MIT6_012F09_lec11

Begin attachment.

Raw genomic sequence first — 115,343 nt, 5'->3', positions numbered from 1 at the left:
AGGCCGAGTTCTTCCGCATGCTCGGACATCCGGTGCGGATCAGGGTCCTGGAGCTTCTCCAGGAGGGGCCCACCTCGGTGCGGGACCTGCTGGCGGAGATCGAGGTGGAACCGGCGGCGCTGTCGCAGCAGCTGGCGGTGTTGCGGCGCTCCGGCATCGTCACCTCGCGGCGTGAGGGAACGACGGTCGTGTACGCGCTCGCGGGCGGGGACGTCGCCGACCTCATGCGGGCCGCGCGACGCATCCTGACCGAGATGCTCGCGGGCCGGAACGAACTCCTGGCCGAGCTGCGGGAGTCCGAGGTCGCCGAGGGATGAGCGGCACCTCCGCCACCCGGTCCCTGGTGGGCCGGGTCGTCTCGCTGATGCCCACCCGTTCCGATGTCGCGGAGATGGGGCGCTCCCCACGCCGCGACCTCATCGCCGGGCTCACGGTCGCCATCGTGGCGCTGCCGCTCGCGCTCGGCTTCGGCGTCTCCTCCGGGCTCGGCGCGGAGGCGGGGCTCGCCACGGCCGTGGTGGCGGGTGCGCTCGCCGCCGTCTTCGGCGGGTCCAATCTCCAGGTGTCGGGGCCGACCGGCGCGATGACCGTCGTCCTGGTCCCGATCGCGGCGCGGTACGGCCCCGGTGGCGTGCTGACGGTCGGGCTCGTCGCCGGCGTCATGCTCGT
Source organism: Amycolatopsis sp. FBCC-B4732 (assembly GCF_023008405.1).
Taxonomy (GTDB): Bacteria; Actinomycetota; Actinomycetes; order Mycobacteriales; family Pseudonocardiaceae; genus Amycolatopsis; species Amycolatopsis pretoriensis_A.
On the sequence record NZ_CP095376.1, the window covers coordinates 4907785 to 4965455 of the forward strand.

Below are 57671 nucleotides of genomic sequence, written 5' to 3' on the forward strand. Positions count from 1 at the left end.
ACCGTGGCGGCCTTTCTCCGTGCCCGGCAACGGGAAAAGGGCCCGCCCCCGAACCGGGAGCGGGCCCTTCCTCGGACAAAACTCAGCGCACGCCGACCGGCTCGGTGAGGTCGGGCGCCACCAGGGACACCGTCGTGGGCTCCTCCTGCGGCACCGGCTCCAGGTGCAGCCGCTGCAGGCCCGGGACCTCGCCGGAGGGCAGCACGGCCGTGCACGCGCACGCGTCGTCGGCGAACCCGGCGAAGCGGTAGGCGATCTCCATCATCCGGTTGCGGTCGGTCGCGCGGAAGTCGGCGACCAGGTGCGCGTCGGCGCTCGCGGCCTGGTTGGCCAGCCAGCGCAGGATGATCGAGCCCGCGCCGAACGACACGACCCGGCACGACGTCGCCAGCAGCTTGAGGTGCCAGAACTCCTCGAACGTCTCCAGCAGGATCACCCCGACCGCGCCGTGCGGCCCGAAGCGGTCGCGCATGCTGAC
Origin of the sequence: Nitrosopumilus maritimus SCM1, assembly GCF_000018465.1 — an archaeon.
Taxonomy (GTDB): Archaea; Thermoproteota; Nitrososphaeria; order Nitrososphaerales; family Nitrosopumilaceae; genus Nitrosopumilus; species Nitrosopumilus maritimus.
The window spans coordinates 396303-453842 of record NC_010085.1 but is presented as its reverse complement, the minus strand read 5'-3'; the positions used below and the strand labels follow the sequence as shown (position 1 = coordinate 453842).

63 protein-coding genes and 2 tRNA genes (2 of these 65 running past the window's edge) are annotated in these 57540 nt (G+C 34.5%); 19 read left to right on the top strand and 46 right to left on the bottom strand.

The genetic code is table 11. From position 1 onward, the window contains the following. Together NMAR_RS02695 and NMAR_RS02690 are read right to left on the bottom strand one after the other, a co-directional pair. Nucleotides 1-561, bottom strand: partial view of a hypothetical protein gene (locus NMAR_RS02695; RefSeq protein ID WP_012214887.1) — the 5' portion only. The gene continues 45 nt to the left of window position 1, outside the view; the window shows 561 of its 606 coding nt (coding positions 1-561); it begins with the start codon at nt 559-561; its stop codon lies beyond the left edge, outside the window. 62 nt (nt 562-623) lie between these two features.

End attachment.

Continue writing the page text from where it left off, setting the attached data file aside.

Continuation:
MIT6_012F09_lec11 - 6.012 - Microelectronic Devices and...